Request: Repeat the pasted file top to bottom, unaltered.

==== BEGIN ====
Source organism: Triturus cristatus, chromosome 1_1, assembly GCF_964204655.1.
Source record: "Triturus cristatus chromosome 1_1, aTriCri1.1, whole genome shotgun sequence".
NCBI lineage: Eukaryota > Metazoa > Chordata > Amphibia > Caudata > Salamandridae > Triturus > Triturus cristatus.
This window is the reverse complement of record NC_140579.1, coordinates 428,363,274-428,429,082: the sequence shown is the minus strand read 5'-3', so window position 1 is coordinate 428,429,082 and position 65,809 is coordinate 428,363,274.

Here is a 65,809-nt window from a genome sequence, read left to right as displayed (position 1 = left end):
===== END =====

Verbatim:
Source organism: Triturus cristatus, chromosome 1_1, assembly GCF_964204655.1.
Source record: "Triturus cristatus chromosome 1_1, aTriCri1.1, whole genome shotgun sequence".
NCBI lineage: Eukaryota > Metazoa > Chordata > Amphibia > Caudata > Salamandridae > Triturus > Triturus cristatus.
This window is the reverse complement of record NC_140579.1, coordinates 428,363,274-428,429,082: the sequence shown is the minus strand read 5'-3', so window position 1 is coordinate 428,429,082 and position 65,809 is coordinate 428,363,274.

Here is a 65,809-nt window from a genome sequence, read left to right as displayed (position 1 = left end):